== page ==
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Partnerships to Create Shared Value

by | Oct 30, 2020

NEWS | 30 October 2020

ReThink, Hong Kong’s sustainability forum held 28-29 October, set itself a high bar by asking from the outset, how can we help businesses accelerate change towards a more sustainable future?

The panel ‘Effective partnerships with positive impact on Hong Kong’s ecosystem’, moderated by SVIHK CEO Gaëlle Loiseau, dug deep into this question by focusing on the ‘how’, and recognising that attempting change at scale in isolation is futile unless players join together for greater impact and intentional Shared Value.

Ronna Chao, Chairperson at Novetex Textiles, shared the example of The Billie System, pioneered by Novetex Textiles in partnership with The Hong Kong Research Institute of Textiles and Apparel (HKRITA). The driving force behind setting up the system was Novetex’s own drive to save costs, by recapturing the value in the textile waste generated by their operations. Their collaboration resulted in a patented solution to recycling textile waste that reduces adverse impacts on the environment, now operating successfully as a separate commercial entity.

Next was Alix Farquhar, Client Director at BRIDGE Partnership, which through its charitable arm, BRIDGE Institute, convenes individuals from all sectors (government, NGO, business etc.) to address complex world problems. Often, Alix explained, these problems are systemic, and the only way to change a system is to get the right people, capable of forging the right partnerships, in the same room.

Third and final panelist was Andrew Tsui, CEO and co-founder of Rooftop Republic. His urban farming business looks at the opportunities of working with commercial partners to reimagine idle assets (such as roof tops) into productive, sustainable community spaces reconnecting people with food.

Three successful organisations; each creating Shared Value in their own way. But the challenges involved are many. All three panelists agreed that it is vitally important to find common language. In order to challenge the status quo and transform old thinking, all stakeholders must begin at a low level to bring the challenge within reach.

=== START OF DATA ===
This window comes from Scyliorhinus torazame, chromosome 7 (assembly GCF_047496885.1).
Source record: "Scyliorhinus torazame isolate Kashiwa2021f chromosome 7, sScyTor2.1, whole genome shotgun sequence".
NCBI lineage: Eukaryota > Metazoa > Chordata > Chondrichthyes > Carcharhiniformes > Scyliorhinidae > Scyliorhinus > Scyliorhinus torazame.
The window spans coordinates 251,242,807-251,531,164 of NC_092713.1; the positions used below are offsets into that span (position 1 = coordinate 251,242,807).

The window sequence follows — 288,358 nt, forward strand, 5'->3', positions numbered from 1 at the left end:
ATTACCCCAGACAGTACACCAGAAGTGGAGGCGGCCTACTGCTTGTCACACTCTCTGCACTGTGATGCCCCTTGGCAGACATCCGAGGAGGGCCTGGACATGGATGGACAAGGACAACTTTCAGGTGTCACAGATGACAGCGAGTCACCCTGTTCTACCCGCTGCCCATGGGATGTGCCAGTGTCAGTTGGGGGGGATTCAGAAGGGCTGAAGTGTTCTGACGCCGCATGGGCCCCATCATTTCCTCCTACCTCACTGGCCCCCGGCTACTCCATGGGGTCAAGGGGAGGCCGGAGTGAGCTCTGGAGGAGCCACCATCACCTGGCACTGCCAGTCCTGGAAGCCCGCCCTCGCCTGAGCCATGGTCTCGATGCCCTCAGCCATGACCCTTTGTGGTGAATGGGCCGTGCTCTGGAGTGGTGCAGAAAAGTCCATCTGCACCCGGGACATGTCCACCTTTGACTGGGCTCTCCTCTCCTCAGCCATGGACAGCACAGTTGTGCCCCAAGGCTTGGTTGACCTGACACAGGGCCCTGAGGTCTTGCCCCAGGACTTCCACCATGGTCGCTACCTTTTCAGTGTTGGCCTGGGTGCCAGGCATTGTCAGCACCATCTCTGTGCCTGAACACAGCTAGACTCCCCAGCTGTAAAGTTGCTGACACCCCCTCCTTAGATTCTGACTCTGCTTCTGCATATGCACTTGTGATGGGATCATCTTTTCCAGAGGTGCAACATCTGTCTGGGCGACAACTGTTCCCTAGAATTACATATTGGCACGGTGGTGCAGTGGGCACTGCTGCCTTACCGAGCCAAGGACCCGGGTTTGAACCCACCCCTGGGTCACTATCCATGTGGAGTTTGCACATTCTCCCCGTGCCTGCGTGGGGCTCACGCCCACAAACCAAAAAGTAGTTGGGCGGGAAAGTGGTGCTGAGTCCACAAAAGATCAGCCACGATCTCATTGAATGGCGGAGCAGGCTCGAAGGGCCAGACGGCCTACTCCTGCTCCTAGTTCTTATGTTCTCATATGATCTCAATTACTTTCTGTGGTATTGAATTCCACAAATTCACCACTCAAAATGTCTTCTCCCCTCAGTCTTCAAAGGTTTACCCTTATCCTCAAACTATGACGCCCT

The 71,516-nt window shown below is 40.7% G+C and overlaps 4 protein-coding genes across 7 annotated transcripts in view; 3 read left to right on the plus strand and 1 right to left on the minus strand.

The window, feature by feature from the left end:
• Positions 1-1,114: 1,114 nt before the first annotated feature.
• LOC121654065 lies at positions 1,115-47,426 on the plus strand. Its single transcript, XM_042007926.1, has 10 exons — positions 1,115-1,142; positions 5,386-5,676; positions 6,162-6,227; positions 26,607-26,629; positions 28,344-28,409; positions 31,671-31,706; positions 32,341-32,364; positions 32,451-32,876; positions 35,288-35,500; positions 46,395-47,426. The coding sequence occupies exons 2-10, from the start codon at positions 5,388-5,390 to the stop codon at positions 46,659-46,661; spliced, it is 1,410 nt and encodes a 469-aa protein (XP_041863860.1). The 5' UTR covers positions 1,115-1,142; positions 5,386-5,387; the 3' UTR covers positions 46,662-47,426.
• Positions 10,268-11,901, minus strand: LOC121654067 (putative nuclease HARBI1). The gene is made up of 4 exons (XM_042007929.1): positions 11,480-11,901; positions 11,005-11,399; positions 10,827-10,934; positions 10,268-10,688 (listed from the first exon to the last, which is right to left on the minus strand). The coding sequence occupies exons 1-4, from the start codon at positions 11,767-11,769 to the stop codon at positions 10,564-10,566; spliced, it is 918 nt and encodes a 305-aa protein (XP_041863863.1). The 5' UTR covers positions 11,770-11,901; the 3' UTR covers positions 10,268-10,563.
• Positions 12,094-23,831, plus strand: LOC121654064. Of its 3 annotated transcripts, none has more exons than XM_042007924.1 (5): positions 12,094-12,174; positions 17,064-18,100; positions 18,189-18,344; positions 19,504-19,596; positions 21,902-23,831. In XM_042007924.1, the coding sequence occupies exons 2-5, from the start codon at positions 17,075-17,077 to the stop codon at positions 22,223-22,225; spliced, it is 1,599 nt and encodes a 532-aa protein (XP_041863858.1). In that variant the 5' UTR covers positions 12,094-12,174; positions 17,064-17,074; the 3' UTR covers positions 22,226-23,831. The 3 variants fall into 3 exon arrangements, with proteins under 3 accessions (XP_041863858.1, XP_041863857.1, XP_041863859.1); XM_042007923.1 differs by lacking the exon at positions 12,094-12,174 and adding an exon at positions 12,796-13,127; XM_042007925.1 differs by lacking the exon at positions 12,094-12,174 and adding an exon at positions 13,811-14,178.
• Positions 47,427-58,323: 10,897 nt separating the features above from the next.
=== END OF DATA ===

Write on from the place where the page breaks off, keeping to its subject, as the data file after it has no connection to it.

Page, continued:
Alix describes this as getting everyone to a level of ‘humility’. When convening groups to tackle social issues she is trying to invoke an empathy that will lead to a change in mindset. When this happens people are energised and more willing to drive change within their organisations.


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Fostering this change in mindset is one reason why Novetex decided to set up the Billie System as a new, separate entity. Being independent from its established parent company helped them combat entrenched industry views that waste recycling challenges are insurmountable. By starting small and having realistic expectations they started a ripple effect and proved the viability of the system.

Tackling the huge problem of food waste in Hong Kong is the challenge being addressed by Andrew and Rooftop Republic. He sees food literacy as a big part of the solution. If communities are involved with naturally produced food this may lead to more considered and purposeful consumer behaviours. But as a small startup he can’t do this without effective partnerships with commercial and industrial partners who are prepared to commit to a longer term vision of sustainability.

The perspectives shared by the panel point to the fact that the private sector is best placed to drive change at scale. The Billie System from Novetex, Urban Rooftop’s reimagining of idle spaces and Bridge Institute’s ability to harness the talents of the right people, were only possible because each spoke the language of Shared Value. Partnerships that look at sustainability through a lens of opportunity are capable of unlocking new ideas and new systems. Through collaboration and an acceptance that sometimes it pays to be realistic, true change and impact are possible.

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